And, of course, my personal favorite:
“Are they identical?” (Please don’t make me explain to you why penises are not identical to vaginas.)
In addition to classes, a significant portion of my work as a student involves conducting research, and I’m thrilled to report that I recently learned two academic papers I co-authored and submitted to highly-regarded conferences were both accepted and will thus be published. Having never submitted to anything of this caliber, I’m floored to be batting 1.000, and as hard as I work to keep my world spinning, it’s a nice little payoff. I’m convinced the scales were tipped in my favor due to my inclusion of the very same bow-wearing stick figures, pop culture references, and fecal humor you’ve come to expect from this fine publication.
While I have been explicitly forbidden by a gaggle of ninjas to disclose the details of these two strokes of genius before they are published, I will share a new research effort I’ve spearheaded, which involves public transportation. You see, one of the hippest new buzz words in the academic community is “sustainability”–a term I’m convinced some prolific professor coined while drunkenly slurring his words together at a snooty dinner party and that now everyone pretends to know the meaning of. Anyway, I figure if I put “sustainability” in the title, NPR listeners will flock to it like birds who flock to things that birds like, so it’s probably a good career move.
I spread myself thinly across multiple, often conflicting responsibilities. Student John and Stay-At-Home-Dad are in a constant death match, each plotting against the other to undermine the otherwise phenomenal jobs they each perform. They let Writer John out of his crate roughly once a week, and as soon as that latch is lifted, Writer John careens through the door and sprints figure eights around the living room with the laptop, spouting mirthful gibberish like The Great Cornholio. But as soon as Writer John has flung his brainchild out into the tangled Interweb, he’s back in the holding cell, from which he shouts genius ideas for blogs, novels, and 3-D feature films, hoping against hope that the other Johns hear, but knowing deep down that a majority of them tragically will vanish into the ether, neglected and unwritten. While all of this goes on, Husband John–the unofficial fearless leader–watches from the couch. It’s been difficult for Husband John to get a word in as of late, with all of the demands the others have needed to handle, but at the last chapter meeting, he dropped a bomb on everyone.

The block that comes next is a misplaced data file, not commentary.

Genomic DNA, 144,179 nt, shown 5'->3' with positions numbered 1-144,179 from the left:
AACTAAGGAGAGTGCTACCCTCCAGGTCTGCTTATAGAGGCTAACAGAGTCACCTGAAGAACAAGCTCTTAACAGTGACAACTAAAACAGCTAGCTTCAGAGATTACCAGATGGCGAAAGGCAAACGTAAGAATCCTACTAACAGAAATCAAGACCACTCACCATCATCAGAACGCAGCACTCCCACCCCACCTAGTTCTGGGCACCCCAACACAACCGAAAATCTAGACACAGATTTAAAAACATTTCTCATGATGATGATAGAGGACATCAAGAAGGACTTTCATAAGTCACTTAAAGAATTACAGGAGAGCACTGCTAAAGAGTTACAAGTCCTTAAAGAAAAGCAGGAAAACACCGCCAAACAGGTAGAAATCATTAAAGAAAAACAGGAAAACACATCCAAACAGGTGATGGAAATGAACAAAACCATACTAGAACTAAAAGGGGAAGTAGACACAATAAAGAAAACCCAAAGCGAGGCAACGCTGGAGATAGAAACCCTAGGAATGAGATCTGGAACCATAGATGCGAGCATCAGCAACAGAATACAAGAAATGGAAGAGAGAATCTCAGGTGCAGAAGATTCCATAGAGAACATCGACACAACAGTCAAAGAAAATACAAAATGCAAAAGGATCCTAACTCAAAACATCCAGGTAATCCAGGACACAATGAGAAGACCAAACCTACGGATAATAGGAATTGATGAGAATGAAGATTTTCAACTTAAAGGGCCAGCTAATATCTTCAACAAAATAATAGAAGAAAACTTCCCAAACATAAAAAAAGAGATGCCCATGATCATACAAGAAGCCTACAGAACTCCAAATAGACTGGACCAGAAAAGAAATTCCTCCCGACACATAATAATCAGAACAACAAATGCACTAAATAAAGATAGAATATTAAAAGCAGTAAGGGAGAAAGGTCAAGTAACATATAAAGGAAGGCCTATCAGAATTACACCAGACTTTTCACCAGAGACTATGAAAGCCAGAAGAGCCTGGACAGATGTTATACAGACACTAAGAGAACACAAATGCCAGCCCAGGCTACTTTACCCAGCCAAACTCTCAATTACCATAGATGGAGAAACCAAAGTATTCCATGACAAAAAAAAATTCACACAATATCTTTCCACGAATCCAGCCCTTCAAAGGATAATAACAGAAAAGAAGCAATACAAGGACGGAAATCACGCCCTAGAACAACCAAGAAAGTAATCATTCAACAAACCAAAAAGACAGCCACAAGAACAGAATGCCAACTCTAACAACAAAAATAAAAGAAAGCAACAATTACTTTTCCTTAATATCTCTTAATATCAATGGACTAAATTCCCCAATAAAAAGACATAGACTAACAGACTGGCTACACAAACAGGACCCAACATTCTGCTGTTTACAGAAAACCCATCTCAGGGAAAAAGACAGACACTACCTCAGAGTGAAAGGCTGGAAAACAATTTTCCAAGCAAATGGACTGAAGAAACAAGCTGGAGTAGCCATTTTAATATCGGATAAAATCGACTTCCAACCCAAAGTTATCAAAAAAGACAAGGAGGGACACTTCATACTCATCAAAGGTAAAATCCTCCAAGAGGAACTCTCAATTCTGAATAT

“So has anyone had any thoughts about what we’re doing for Valentine’s Day?”
The room fell silent.
“You all forgot, didn’t you?”
My son has created a catch phrase that very well could sweep the nation. You may not have heard it yet because it is currently being swept under the nation’s rug, but once this news hits the interweb, look out.
The pop culture revolution began with my mother, who watches the Twins twice a week while I doctorize on campus. As the kids slowly become geniuses just like their parents, they are constantly acquiring new skills and lifehacks–like standing up and walking on their own, infiltrating government-grade security measures, or composing their very first rock opera (entitled American Infant) with nothing but a toy xylophone and Daddy’s GarageBand app.
Appropriately, whenever the Twins would use their newfound superpowers for good, my mother made a point to positively reinforce these behaviors, thus congratulating, “You did it!”
This became an overnight chart-topper with the kids, and soon, around November, every time my son accomplished a task, he’d triumphantly proclaim, “Did it!”